The futon mattress has long been a popular style of bedding in the West; however it was adapted from the original Japanese futon. While the two styles are widely different in practical use, the basic function remains the same: to provide a comfortable sleeping experience for the user. While the Japanese version is frameless and can be folded up to be neatly stored in a closet, the futon mattress of the West has a configurable frame that folds near the middle and typically doubles as a couch. Nonetheless, both styles provide for an economy of space where there is a call for it.
This article will focus specifically on the Western style of futon mattress, with brief mentions of the not-so-subtle differences between that and the futon from Japan. I would also like to address the different ways they are made in the West, take a look at the varying degrees of softness and size, and ultimately how to care for a futon mattress should you be in the market. You can see examples of futons and traditional beds at http://www.cheapupholsteredbeds.com/.
If you aren't familiar with the futon mattress of Japan, let me explain the difference. In Japan futons are much thinner mattresses made of cotton batting, very different than what someone from the West is used to. It's thinner and folds up for easy storage in a closet when not in use. It serves to conserve space for a room that has several functions other than that for sleeping. As I stated earlier, they did not rest on frames and instead were placed on Tatami mats made from rice and straw.
For the most part, the futon mattresses in Western countries rest on frames, and they are made of varying materials; from cotton to foam to polyester or wool. There are no springs in most, though some more modern designs have implemented the use of springs: These of course would be used solely as beds. Many come with futon mattress covers: This is important for all-cotton and cotton blended futons, to prevent absorption of moisture. As the Japanese style is easily hung out to air, the Western futon is bulkier and less manoeuvrable this way. Having a futon mattress cover provides an alternative to airing the mattress.
The Cotton Futon Mattress
This mattress most resembles the Japanese futon except for its bulk. It is more full-sized in thickness and made entirely of a cotton fill, which makes it a very firm mattress, while still allowing it to be doubled over as a chair or loveseat. Mostly it will come with a basic wood frame for use as a sofa as well as a bed. As it is most prone to moisture absorption, the cotton futon mattress requires active and frequent maintenance. Usually it needs to be flipped and rotated every few weeks or at least once a month, to air it out and keep it from lumping in a particular area.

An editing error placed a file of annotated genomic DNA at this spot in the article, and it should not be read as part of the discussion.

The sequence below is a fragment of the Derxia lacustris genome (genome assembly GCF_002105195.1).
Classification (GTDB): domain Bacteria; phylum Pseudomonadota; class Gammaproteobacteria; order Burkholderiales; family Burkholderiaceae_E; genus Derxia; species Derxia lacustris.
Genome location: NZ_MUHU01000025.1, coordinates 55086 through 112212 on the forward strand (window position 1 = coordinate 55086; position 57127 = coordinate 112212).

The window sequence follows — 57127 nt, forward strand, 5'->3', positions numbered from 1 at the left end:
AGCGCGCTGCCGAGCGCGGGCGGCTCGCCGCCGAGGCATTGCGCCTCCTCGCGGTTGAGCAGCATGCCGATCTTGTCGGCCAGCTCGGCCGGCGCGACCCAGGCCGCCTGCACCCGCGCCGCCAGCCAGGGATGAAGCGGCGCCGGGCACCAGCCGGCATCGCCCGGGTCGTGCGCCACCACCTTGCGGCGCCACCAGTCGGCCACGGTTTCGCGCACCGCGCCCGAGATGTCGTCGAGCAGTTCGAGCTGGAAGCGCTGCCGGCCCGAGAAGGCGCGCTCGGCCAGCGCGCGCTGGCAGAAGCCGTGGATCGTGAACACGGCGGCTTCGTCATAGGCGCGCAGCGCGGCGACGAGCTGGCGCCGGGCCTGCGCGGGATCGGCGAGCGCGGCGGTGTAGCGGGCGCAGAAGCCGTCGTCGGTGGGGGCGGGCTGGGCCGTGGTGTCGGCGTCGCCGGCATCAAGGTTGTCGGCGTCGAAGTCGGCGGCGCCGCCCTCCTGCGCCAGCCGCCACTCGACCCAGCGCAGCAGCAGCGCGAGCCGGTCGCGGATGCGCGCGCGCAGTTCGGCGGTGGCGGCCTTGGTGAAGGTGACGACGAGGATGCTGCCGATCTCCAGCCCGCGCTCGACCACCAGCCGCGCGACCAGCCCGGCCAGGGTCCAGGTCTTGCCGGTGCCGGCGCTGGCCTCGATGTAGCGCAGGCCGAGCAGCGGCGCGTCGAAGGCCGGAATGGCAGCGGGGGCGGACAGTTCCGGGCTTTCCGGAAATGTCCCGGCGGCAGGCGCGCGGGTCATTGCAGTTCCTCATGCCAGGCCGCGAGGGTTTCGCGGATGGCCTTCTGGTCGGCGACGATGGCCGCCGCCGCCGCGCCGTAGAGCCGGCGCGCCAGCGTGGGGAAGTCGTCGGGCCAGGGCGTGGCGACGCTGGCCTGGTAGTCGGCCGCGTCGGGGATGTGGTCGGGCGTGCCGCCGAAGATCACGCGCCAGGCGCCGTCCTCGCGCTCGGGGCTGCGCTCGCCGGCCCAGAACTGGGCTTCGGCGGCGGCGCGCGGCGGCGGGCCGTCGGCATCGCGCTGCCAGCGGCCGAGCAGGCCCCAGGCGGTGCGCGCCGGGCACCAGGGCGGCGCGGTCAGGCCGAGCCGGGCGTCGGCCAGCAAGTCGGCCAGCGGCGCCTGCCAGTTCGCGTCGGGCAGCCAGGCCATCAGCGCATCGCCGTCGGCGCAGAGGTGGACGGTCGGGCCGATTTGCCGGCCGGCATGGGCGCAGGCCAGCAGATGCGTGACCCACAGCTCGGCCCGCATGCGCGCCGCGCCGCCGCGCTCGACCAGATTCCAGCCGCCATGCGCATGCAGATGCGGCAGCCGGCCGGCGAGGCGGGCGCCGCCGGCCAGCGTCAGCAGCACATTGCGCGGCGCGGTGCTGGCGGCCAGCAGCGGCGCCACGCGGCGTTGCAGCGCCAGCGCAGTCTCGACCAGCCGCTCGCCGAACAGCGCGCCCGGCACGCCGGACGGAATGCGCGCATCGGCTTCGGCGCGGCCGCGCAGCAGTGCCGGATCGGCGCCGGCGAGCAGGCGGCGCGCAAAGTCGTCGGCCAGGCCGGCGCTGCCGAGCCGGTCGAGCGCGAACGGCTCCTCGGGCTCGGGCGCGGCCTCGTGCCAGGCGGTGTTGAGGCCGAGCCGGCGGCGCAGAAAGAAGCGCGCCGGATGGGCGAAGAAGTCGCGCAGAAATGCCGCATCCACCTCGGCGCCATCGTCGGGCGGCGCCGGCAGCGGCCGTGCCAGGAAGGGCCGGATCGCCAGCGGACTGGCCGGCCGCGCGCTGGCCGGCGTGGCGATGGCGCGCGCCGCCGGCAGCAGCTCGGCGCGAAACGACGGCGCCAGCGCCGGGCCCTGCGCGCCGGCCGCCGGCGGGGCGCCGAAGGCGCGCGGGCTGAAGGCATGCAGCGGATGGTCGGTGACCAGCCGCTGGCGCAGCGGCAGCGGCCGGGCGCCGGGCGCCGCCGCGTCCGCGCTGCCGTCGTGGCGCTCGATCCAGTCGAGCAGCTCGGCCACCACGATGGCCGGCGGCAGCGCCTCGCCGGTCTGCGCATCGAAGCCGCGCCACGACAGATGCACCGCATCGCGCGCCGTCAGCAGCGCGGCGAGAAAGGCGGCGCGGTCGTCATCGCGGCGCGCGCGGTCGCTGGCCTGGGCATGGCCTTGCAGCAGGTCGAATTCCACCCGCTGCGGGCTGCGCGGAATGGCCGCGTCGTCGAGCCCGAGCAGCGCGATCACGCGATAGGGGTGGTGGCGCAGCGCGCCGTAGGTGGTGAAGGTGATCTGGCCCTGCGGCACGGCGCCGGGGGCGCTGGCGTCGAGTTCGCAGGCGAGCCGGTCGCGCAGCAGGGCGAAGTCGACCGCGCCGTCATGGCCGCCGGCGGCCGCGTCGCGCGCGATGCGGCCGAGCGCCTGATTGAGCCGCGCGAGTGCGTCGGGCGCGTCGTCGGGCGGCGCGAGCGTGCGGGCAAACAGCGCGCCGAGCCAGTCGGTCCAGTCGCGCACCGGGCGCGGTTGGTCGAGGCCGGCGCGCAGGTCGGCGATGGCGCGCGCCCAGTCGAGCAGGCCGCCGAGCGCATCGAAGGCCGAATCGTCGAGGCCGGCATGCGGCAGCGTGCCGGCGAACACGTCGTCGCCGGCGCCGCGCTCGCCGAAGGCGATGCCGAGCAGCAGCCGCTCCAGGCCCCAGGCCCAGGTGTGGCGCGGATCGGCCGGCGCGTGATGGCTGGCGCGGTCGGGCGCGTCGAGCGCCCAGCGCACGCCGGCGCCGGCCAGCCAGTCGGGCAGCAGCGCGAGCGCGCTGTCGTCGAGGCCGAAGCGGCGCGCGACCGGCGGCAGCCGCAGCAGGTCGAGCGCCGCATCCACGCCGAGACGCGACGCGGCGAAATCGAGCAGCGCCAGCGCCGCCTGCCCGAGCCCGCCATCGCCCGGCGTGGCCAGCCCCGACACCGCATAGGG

The Cotton and Foam Mattress
This style is probably the most popular, as it holds its form better than the standard cotton futon mattress and is cheaper. It provides firmness and resiliency while allowing a softer more pliable sleeping posture. The number of layers of foam will vary between manufacturers, but the more layers there are the softer the mattress. This type of mattress will hold its shape nearly twice as long as the cotton variety.
Wool Futon Mattresses
Wool futons are a great idea for cooler climates, as wool is a natural insulator. It isn't 100% wool as it needs foam to help keep its form, but is more of a wrap of wool around an inner core of foam. It provides warmth in the cool months and will even stay cool in warmer months. It also requires a futon cover to prevent moisture from settling in and distorting its shape. You should flip and rotate a wool futon just as often as you would a cotton futon mattress.
Foam and Polyester Futon Mattresses
The more you move away from cotton and wool, the better lifespan your futon mattress will have; foam and polyester mattresses are testimony to that. Polyester provides medium to medium-firm support; that is wrapped around a foam core with a layer of cotton batting. This type of bedding will support all body types and maintain a high resilience over time. It's a lightweight mattress that can still hold up to frequent usage. It should be flipped and rotated every three months.
Innerspring Futon Mattresses
This is more like your typical mattress and box spring, and comes in sizes from full up to a queen futon mattress. It has a centre core of springs to provide a more fluid sleeping experience. It is used exclusively for the purpose of sleep and does not fold over for sitting or storage purposes; the springs are wrapped in several layers of foam to give it that futon feel, while providing longer lasting usage. It rarely requires flipping and rotating, mainly like a standard mattress it should be done every six months.
Caring For Your Futon Mattress
It depends on the type of mattress you have, as to what kind of care it needs. Obviously a firmer futon mattress with inner springs will require less care, as it holds its shape better than a full cotton mattress, which requires a lot of flipping and rotating to prolong its form. The number one way to prolong the lifespan of your futon is to buy a futon cover. It is easy to manage, is somewhat water resistant, will keep out dirt and dust and can be easily washed. For cotton and other folding futon mattresses you should air them out outside once a year for good measure.